WA suspends 2012 prez primary, saving $10 million

WA suspends 2012 prez primary, saving $10 million

Washington lawmakers have approved a plan sponsored by Secretary of State Sam Reed and Gov. Chris Gregoire to suspend the 2012 presidential primary, to save over $10 million.

The state will use the Iowa-style precinct caucus-convention process as the fallback system, and will return to conducting the more broadly based presidential primary in 2016.

The House voted 69-28 on Tuesday in support of the Senate-passed plan, which was forwarded to the Governor for her signature.  The Senate vote earlier in April was 34-15.  A number of lawmakers on both sides of the vote said they vastly favor the primary over the old caucus system that draws many fewer participants and excludes overseas voters, including the military, and house-bound people or those who are working during caucus time.

Sen. Craig Pridemore, D-Vancouver, the prime sponsor, called it “a difficult decision we have to make during a difficult economic climate.”

Secretary Reed agreed:

“We absolutely prefer the presidential primary to the old caucus system.  In any other year, we’d be the LAST people to suggest not holding the 2012 presidential primary.  But $10 million is a lot of money when the budget gap is $5 billion and there are so many needs out there, and the voters have compelled Olympia to solve the crisis without new taxes.”

The Secretary noted that the primary was created by a citizen initiative to the Legislature in 1989 and draws more than 10 times the turnout of the caucuses — 1.4 million versus less than 100,000 in 2008, for instance.

Reed hailed the Legislature’s strong vote on the bill, and commiserated with those who wish that it weren’t necessary. He said when the presidential primary is resumed in 2016, he hopes to see a requirement that the two political parties use the results 100 percent for allocating delegates.  Democrats have never used the results and Republicans typically have allocated half of their national convention delegates through caucuses and half through the primary.

The caucus process involves neighborhood gatherings where participants sign in for a particular candidate. The candidates’ relative strength then is reflected in elections to county/legislative district gatherings and congressional district and state conventions.  Caucus strength sets the general proportion of delegates. Caucuses also include platform discussion and usually last an hour or more.

The presidential primary, conducted by mail over almost a three-week period, has allowed voters to select one party’s ballot and choose their favorite nominee for the White House.

Reed reminded voters that today’s action in no way affects the regular Top 2 state primary in August. Beginning next year, that primary will be held two weeks earlier, the first Tuesday in August, under terms of legislation passed recently. The same bill also allows electronic return of voted-ballots from our military and overseas voters.

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7 thoughts on “WA suspends 2012 prez primary, saving $10 million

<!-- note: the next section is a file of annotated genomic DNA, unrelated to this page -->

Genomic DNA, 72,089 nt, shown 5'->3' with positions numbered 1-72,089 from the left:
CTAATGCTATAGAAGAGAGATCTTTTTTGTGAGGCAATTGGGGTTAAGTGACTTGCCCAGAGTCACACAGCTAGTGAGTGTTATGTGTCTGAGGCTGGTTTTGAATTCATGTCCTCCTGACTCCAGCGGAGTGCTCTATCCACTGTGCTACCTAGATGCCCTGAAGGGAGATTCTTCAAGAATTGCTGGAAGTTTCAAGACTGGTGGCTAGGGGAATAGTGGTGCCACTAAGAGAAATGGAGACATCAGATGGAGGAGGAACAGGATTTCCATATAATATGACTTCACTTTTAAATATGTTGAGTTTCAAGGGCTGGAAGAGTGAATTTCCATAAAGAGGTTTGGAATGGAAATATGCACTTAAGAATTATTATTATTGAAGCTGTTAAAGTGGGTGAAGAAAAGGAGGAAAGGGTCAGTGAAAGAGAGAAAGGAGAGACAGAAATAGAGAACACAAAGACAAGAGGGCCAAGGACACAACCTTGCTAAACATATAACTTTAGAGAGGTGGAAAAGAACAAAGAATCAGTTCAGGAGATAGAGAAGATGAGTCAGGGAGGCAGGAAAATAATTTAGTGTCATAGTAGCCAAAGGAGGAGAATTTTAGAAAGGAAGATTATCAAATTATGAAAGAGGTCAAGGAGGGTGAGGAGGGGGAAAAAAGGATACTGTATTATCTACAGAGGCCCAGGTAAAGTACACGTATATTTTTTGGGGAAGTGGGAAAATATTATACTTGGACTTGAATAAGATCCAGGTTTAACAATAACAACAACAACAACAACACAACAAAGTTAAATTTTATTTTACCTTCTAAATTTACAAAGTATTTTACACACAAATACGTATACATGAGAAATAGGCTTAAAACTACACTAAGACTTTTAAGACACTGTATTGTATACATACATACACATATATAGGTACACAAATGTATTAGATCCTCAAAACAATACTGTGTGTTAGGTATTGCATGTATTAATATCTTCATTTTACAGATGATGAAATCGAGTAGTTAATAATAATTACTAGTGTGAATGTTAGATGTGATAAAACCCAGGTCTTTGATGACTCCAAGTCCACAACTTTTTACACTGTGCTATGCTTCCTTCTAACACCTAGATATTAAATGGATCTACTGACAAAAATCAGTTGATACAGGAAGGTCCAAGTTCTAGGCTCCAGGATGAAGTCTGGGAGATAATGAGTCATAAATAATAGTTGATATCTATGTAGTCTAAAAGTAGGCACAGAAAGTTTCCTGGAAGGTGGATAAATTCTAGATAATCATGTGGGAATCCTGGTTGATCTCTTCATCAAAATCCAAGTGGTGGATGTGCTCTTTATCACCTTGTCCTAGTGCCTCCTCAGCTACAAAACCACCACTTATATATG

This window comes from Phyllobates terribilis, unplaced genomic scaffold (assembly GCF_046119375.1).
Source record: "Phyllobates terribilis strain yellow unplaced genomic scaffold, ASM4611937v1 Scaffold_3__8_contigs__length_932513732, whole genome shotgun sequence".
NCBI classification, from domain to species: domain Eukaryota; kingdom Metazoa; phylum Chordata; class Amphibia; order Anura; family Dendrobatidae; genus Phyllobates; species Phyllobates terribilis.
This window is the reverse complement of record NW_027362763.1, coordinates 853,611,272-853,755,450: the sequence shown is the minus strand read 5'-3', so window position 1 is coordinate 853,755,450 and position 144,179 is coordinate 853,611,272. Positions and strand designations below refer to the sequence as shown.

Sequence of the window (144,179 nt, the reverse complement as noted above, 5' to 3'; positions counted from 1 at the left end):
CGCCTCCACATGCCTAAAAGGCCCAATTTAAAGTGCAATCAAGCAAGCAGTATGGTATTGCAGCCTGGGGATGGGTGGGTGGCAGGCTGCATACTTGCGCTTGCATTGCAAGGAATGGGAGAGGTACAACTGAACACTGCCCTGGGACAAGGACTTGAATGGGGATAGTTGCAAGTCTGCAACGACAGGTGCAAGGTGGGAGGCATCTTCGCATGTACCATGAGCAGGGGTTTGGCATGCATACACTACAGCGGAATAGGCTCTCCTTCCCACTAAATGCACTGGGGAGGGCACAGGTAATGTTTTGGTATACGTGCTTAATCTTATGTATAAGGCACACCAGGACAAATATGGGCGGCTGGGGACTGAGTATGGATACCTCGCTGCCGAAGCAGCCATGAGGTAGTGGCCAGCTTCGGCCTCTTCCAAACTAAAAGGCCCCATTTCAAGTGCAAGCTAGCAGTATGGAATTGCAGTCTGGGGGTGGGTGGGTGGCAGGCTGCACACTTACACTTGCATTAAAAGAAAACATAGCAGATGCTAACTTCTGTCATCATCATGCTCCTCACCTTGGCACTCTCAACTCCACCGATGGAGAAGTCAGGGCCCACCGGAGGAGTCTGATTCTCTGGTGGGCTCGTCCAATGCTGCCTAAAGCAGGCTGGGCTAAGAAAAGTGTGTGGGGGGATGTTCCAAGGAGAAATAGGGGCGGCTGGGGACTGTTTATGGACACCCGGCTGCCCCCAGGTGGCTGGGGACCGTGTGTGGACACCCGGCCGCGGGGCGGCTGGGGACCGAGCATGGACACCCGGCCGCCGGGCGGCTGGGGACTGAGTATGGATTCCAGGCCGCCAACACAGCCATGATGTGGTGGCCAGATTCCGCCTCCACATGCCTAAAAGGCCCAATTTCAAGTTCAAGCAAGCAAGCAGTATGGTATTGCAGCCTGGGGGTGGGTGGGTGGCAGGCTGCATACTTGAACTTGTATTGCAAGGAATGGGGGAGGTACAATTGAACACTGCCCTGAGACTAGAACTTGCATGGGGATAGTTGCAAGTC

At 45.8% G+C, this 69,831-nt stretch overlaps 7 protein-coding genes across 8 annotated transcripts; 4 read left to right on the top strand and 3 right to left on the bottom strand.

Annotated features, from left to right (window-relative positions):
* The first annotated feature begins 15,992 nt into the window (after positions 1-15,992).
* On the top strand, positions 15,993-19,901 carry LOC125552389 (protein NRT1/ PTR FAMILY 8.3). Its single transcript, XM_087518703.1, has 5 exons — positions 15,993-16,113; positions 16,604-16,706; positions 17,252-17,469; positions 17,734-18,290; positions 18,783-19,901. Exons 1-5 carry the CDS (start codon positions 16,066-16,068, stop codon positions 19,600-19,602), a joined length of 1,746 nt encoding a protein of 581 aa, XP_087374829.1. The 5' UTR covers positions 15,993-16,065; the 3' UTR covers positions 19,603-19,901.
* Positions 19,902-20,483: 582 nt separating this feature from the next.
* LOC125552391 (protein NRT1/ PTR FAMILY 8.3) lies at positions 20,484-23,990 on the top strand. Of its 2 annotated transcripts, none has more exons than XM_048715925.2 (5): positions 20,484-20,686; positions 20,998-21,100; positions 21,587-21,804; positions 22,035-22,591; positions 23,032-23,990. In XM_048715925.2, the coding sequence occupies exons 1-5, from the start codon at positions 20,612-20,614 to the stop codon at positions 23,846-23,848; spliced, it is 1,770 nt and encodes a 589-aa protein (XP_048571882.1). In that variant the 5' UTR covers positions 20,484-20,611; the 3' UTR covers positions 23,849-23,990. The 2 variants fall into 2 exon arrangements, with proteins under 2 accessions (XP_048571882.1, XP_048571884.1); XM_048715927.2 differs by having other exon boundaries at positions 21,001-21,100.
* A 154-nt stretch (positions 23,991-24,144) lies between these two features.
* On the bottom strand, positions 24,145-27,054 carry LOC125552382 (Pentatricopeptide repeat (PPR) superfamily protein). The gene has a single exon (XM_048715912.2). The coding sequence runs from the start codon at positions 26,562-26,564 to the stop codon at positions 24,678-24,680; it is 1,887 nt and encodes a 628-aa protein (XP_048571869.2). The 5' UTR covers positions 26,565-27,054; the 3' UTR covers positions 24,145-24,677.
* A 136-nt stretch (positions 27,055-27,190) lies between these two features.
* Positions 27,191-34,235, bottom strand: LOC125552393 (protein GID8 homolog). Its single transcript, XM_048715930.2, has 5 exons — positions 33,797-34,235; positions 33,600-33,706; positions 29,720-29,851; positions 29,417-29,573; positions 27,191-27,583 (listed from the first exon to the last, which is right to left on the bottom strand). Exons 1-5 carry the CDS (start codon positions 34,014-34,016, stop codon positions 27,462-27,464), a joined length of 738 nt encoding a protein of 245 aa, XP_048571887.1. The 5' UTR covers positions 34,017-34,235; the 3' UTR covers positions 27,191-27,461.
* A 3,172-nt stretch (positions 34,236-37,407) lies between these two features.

1. This is a poor excuse for eroding the rite of an american voter. How do you expect the republican party to make their choice for president…. Oh wait you think these sniveling liberals on the west side can make that choice for us……. I can now see Millions being spent to fight this take over of VOTER RITES

  2. This sounds to us as something you are using to keep the military, those gainfully employed and the elderly out of the voting process and extremely close to being racist, chauvinistic, bigoted, prejudiced and discriminatory. You are taking away the military right to vote while they are protecting America’s right to vote. You are placing into the hands of the few the decision process, which should be the right of all the people in Washington State. This is more in line with the communist manefesto than it is with the State Constitution and our rights as American citizens and our right to vote. You are trying to save money in the wrong places!!

  3. I guess I’ll just have to wait until the General Election to vote for my choice for President since I’m an overseas voter. Glad to save the state some money, but voting is a right – not a privilege.

    There must be a way for those of us who cannot attend caucuses get a way to voice our preference on something as important as the next President of the United States.

  4. all I have to say is “Thanks alot” Guess this is just another way to stifle Rep. voters, because the dems are AFRAID!!!

    so, yeah, THANKS ALOT

  5. So we send hundreds of thousands of our youngest, strongest, best, and brightest, spreading them from pillar to post, to what? Protect the United States against terrorism? Oh, to spread Democracy in the Middle East, to ensure they can vote in their own elections? But the powers that be in Washington State and on Capitol Hill can jus arbitrarily usurp those very rights away from Washigtonians without batting an eye and then giving a half baked apology for it? Sorry Governor, sorry Reed, this doesn’t fly with we Republicans who have a right to this vote as do the others in other states. What in Hell could you have been thinking? This doesn’t fly on many counts, and just illustrates even further how little those whom have been trusted as our elected officials, cannot be trusted at all. I see by the posts here that there will be some backlsh for this decision, but in my view it is not nearly enough because you are smugly sitting atop your pedistals thinking ~ oh well, what are they going to do about it?”. Disgusted with our government in California!

  6. I’ll admit I’m conflicted, and thank goodness I’m not a Washingtonian. I’m all about discouraging the apathetic from voting, but taking this measure in order to save money is pretty low.

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